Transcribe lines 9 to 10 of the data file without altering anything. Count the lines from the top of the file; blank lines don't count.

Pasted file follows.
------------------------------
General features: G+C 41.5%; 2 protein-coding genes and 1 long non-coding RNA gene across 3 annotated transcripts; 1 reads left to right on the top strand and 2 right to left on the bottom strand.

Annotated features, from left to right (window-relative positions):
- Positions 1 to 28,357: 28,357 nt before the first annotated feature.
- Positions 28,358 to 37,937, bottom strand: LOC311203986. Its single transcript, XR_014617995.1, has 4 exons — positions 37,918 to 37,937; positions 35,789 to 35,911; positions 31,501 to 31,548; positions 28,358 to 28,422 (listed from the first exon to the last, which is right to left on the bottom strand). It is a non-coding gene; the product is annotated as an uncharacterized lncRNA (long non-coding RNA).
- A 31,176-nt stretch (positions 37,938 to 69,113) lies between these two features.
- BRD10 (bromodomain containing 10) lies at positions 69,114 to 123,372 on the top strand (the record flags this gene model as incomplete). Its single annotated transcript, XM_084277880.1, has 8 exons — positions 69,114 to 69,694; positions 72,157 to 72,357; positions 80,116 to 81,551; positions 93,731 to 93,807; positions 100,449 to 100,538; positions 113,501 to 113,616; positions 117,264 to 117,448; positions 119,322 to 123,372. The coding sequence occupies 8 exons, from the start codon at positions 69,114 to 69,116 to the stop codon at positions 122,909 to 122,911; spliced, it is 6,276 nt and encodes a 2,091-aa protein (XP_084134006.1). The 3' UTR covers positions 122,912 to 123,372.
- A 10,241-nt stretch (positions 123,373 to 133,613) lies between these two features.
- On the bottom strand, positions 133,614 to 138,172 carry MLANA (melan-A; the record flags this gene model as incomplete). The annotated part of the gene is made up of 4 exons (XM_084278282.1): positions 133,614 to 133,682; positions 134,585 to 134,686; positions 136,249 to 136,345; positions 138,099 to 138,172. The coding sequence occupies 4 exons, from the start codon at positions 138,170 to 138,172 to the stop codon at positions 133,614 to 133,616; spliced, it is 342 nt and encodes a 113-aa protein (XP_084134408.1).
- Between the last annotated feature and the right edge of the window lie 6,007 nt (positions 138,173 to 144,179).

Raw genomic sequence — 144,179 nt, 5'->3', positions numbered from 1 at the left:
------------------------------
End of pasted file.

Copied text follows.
- Between the last annotated feature and the right edge of the window lie 6,007 nt (positions 138,173 to 144,179).

Raw genomic sequence — 144,179 nt, 5'->3', positions numbered from 1 at the left: